The Other Shoe Drops: bin Laden Weighs in
Stay up to date with the latest headlines via email.
It is interesting that Osama bin Laden explicitly said that it doesn't matter to al Qaeda whether Bush or Kerry is president. Only the degree to which the U.S. gives "liberty" to the Muslim world matters to al Qaeda, he says. (I'll have things to say about this diction below, but it is bizarre that a mass murderer who helped run the Taliban state is talking about "liberty.)
Does the appearance of the video help or hurt Bush? It is a double-edged sword. On the one hand, it is a painful reminder that Bush dropped the ball, left the fight against al Qaeda half-finished, and ran off to the Iraq quagmire, so that bin Laden is still at large three years after he killed 3,000 Americans and hit the Pentagon itself. That can't be good for Bush. On the other hand, because so many Americans confuse Bush's swagger and aggressive instincts with being "strong on terrorism," any big reminder that al Qaeda is out there could actually help W. It shouldn't, but it may well.
He begins by addressing the U.S. public directly (this passage is translated by J. Cole):
On the reason for the war, addressing the U.S. public, bin Laden says, "I say to you that security is an important pillar of human life, and that free persons do not neglect their own security, contrary to the allegations of Bush that we despise liberty. He should let us know why we did not strike at Sweden, for instance (if that were true). It is well know that those who despise liberty do not possess lofty-minded souls like the 19, God bless them. We only waged battle with you because we are free persons, and we cannot sleep knowing that injustice is being done. We want to regain freedom for our nation. As you damage our security, we will damage yours."
Some of the rest of the statement is given by The Associated Press:
He said he was first inspired to attack the United States by the 1982 Israeli invasion of Lebanon in which towers and buildings in Beirut were destroyed in the siege of the capital.
"While I was looking at these destroyed towers in Lebanon, it sparked in my mind that the tyrant should be punished with the same and that we should destroy towers in America, so that it tastes what we taste and would be deterred from killing our children and women,'' he said.
"God knows that it had not occurred to our mind to attack the towers, but after our patience ran out and we saw the injustice and inflexibility of the American-Israeli alliance toward our people in Palestine and Lebanon, this came to my mind,'' he said.
bin Laden suggested Bush was slow to react to the Sept. 11 attacks, giving the hijackers more time than they expected. At the time of the attacks, the president was listening to schoolchildren in Florida reading a book.
"It never occurred to us that the commander in chief of the American armed forces would leave 50,000 of his citizens in the two towers to face these horrors alone,'' he said, referring to the number of people who worked at the World Trade Center.
"It appeared to him (Bush) that a little girl's talk about her goat and its butting was more important than the planes and their butting of the skyscrapers. That gave us three times the required time to carry out the operations, thank God,'' he said.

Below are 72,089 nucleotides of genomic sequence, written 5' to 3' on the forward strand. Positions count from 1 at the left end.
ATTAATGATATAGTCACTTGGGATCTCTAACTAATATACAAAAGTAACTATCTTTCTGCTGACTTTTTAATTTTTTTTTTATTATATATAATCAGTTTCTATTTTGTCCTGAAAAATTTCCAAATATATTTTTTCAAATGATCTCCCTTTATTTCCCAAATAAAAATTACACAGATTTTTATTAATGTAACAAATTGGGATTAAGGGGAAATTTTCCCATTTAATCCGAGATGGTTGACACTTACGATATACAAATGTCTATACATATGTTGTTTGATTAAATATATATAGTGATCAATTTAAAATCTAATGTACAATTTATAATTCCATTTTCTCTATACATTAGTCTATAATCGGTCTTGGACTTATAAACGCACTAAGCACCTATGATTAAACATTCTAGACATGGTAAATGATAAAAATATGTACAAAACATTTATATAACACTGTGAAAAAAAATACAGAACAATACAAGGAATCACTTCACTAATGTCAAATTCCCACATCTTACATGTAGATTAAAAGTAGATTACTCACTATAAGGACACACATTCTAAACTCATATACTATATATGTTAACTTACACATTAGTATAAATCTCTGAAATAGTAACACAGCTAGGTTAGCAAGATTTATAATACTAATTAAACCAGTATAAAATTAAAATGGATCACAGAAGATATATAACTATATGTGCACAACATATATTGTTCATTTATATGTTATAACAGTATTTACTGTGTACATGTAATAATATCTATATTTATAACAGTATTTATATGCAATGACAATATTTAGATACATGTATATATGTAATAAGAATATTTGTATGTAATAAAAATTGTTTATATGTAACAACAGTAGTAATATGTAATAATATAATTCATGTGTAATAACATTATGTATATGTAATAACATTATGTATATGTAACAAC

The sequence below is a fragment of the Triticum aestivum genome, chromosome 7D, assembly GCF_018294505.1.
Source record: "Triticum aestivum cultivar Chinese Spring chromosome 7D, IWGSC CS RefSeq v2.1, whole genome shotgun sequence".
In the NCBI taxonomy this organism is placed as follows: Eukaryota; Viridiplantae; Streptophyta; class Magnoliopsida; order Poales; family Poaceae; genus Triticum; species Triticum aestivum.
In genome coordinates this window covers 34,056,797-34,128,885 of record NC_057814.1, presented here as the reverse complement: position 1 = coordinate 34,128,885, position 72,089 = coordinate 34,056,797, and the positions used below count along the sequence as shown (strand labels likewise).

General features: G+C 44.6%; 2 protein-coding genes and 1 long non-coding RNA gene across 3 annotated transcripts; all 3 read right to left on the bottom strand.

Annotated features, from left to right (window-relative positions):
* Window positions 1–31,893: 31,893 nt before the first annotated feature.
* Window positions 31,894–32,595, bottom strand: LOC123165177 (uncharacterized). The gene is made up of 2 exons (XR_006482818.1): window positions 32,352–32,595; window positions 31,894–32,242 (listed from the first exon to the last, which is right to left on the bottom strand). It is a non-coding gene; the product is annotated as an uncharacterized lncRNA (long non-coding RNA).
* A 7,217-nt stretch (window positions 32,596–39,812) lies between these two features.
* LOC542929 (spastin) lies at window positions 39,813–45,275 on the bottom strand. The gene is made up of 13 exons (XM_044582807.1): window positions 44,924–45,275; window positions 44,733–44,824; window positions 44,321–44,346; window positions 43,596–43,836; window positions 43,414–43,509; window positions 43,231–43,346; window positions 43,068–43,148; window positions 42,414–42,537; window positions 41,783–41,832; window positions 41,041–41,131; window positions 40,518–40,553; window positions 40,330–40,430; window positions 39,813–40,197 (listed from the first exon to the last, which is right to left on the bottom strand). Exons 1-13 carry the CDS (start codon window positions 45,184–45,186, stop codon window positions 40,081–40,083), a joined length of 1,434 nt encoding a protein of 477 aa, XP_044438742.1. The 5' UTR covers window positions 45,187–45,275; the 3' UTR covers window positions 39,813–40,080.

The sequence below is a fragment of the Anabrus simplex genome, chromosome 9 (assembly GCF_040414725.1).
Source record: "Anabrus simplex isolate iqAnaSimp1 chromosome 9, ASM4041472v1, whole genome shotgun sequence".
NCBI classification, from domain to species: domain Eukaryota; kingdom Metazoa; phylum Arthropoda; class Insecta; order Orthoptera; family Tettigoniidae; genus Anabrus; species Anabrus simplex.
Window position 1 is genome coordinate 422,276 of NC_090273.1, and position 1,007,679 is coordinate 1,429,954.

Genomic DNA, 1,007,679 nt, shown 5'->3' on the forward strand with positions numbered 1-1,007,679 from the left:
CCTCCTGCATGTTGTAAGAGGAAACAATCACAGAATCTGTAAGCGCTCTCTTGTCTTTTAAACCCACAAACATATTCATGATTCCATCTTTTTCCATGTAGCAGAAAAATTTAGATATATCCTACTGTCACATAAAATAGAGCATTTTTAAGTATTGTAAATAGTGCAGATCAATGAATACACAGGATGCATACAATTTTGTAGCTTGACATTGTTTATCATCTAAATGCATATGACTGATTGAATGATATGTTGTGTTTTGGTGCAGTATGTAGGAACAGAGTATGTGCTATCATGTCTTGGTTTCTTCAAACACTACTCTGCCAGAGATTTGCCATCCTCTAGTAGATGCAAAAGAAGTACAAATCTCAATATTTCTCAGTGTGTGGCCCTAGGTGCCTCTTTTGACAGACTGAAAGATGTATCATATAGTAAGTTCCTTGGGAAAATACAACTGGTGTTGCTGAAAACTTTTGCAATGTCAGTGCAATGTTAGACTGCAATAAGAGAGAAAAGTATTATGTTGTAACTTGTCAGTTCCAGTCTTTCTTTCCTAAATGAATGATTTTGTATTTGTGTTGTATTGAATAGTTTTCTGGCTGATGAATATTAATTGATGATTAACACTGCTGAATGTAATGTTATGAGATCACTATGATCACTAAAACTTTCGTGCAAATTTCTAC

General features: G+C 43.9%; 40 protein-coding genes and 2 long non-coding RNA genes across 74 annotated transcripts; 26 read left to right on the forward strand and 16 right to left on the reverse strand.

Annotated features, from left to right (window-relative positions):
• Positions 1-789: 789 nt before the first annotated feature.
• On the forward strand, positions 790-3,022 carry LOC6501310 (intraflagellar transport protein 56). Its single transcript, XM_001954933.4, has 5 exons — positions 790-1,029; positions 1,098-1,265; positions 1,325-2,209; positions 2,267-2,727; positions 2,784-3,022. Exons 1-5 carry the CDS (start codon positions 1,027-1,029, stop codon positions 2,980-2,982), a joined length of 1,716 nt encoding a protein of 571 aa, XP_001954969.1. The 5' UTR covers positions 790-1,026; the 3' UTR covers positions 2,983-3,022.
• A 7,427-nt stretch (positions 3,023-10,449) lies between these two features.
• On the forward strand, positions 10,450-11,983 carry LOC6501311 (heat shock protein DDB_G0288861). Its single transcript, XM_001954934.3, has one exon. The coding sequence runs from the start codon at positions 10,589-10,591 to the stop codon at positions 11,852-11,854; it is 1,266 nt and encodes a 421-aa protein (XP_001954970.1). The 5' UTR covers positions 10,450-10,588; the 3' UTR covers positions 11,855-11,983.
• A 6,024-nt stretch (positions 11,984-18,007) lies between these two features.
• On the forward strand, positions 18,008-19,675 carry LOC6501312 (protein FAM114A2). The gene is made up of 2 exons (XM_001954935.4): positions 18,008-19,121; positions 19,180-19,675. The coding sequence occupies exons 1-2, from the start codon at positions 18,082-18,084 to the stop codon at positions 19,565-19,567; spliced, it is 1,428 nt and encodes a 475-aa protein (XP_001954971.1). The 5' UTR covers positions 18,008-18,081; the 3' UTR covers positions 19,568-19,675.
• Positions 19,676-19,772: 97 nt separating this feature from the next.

In planning the attacks, bin Laden said he told Mohammed Atta, one of the hijackers, that the strikes had to be carried out "within 20 minutes before Bush and his administration noticed."
bin Laden has repeatedly said that one of the reasons he hit the U.S. was over the Israeli attacks on the Palestinians. bin Laden has cared deeply about Palestine since his youth. His partner in Peshawar at the Office of Services for six years when he was funding the Mujahidin was Abdullah Azzam, a prominent Palestinian Muslim fundamentalist. When he came back to Jiddah from Pakistan after the Soviets withdrew, bin Laden gave a guest sermon at the local mosque in which he bitterly criticized Israeli actions during the first Intifadah. He declared war on the Zionists and the Crusaders, and has constantly complained about the Occupation of the Three Holy Cities, which are Mecca, Medinah and Jerusalem. Because he did not use traditional Palestianian nationalist language, it has been possible for some to miss his commitment to the Palestine issue. The 9/11 Commission report notes that he wanted to move the attack up from September to April of 2001 to punish the Israelis for actions against Palestinians. He thought of himself as attacking the U.S. for backing Israel and Israeli aggression and seems to be annoyed at the success of the Bush administration in painting him as a nihilist.
The talk about being "free persons" ( ahrar) and fighting for "liberty" ( hurriyyah) for the Muslim "nation" ( ummah) seems to me a departure. The word hurriyyah or freedom has no classical Arabic or Koranic resonances and I don't think it has played a big role in his previous statements.
I wonder if bin Laden has heard from the field that his association with the authoritarian Taliban has damaged recruitment in the Arab world and Iraq, where most people want an end to dictatorship and do not want to replace their secular despots with a religious one. The elections in Pakistan (fall 2002) and Afghanistan went better than he would have wanted, and may have put pressure on him. He may now be reconfiguring the rhetoric of al Qaeda, at least, to represent it as on the side of political liberty. I am not saying this is sincere or might succeed; both seem to me highly unlikely. I am saying that it is interesting that bin Laden now seems to feel the need to appeal to this language. In a way, it may be one of the few victories American neo-Wilsonianism has won, to push bin Laden to use this kind of language. I doubt it amounts to much.
Juan Cole is Professor of History at the University of Michigan.